London has been the top European financial center for many years since Brexit. However, TheCityUK chief executive, Miles Celic, suggests that the government has a lot to do to remain at the top of other competitors.
According to TheCityUK, one of the UK’s leading lobby groups, London's position as the top global financial centre is threatened by a lack of tax reforms and labour rules. Insufficient policies to strengthen international trade links and open new markets are also among the factors that may contribute to the fall of London's financial leadership.
On Tuesday 6th, TheCityUK reported that the UK capital had declined over the decade due to the growing competition from New York and Hong Kong. This stiff competition is experienced in key areas like global market shares such as cross-border bank lending, insurance premium-writing, pension, and hedge fund assets.
As stated by Miles Celic, Europe is filled with big cities that were once the leading international financial centres. However, though the industry has shown an improvement in the last decade, the competitors have also grown at the same rate. This poses a threat to London's position as it fears the rapidly growing cities like New York will soon surpass it.
What Needs to Be Done?
For the UK capital to retain its leadership, it must look beyond its borders and strategize its operations. Of course, the UK government has focused on adapting the EU’s vast financial services rule books for the city. It is also planning to make some changes on stock, bond, and commodity trading, insurance, and bank capital requirements. It also amended some standards over the summer to attract more blank-cheque companies to float on the London Stock Exchange.
Ministers are, however, tasked to ensure these proposed changes are implemented. This includes allowing dual ownership share structures to draw more international initial public offerings and changing listing rules to encourage more alternative assets in UK markets. Besides, TheCityUK emphasized enacting changes on rules with a critical role in senior executive's decision-making. Such changes include reducing the high costs of sponsoring skilled worker visas and shortening processing times.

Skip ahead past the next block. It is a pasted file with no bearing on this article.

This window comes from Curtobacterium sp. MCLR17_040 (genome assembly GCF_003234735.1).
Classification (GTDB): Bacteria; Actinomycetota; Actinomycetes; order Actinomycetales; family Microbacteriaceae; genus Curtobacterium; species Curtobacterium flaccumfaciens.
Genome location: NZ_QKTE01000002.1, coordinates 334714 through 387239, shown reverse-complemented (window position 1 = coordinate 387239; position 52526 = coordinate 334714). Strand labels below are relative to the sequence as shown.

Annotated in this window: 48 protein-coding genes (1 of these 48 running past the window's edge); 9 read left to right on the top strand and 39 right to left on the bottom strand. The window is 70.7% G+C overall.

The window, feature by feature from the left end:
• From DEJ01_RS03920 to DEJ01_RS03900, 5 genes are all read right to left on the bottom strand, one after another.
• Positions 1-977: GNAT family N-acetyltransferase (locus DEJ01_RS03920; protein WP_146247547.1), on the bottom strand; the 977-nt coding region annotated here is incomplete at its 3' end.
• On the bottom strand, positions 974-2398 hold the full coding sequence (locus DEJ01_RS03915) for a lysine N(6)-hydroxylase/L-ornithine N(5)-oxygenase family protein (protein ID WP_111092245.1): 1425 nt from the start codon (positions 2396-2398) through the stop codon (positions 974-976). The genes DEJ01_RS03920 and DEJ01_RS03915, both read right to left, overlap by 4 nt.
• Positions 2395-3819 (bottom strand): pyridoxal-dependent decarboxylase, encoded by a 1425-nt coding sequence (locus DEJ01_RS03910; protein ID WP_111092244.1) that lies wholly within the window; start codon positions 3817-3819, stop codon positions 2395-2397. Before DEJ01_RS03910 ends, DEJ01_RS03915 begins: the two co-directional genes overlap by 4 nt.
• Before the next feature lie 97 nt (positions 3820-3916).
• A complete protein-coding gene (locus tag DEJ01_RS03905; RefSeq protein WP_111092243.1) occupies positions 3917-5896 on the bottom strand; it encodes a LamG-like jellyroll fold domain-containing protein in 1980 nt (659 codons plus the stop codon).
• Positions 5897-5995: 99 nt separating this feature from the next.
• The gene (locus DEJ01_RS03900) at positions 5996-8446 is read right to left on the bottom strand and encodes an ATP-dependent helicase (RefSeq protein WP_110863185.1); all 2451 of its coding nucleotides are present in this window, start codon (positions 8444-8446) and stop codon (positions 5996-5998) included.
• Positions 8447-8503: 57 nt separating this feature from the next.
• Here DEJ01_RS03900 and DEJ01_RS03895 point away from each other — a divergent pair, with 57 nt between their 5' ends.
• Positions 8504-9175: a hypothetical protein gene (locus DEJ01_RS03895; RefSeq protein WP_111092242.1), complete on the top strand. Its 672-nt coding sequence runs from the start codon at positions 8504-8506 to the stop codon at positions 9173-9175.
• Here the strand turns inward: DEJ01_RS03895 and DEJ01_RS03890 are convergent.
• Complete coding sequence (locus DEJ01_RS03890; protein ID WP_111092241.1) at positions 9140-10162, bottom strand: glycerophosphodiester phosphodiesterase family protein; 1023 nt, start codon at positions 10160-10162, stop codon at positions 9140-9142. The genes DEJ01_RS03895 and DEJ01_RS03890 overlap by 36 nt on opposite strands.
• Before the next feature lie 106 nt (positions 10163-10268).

As many city executives remain concerned about the lack of equivalent financial services deal with the EU, labour movement issues, and recognition of professional qualifications, TheCityUK wants all new trade agreements to cover financial and professional services to improve market access. The group also wants flexibility on work systems so that international staff can freely transfer for up to six months to their employer's home country without a visa.
In its statement, TheCityUK highlighted that the UK financial sector was taxed considerably more than its competitors in other centres like New York, Hong Kong, and Frankfurt. It also described the government's review of the bank surcharge as an encouragement. However, ministers still need to extend the VAT treatment on the management of offshore funds to the comparable UK vehicles management.
The group also urged the government to partner with the financial sector and other countries to open new global markets in areas with future high demands. These include investment in the environment, social, and governance areas, and creating global ESG disclosure standards. Based on the concerns over the National Security and Investment Act, which is set to be effective from next year in giving the government powers to block deals, TheCityUK has called for clarity on its scope. This is after it pointed out that a vast number of transactions risk being submitted for review, which may add significant costs to investors and deter future investment.
The government has, however, defended itself saying it had set a comprehensive plan for an open, greener, and technologically advanced financial services sector to ensure London remains as the top global financial centre.
(Written and edited by The Decision Maker Team)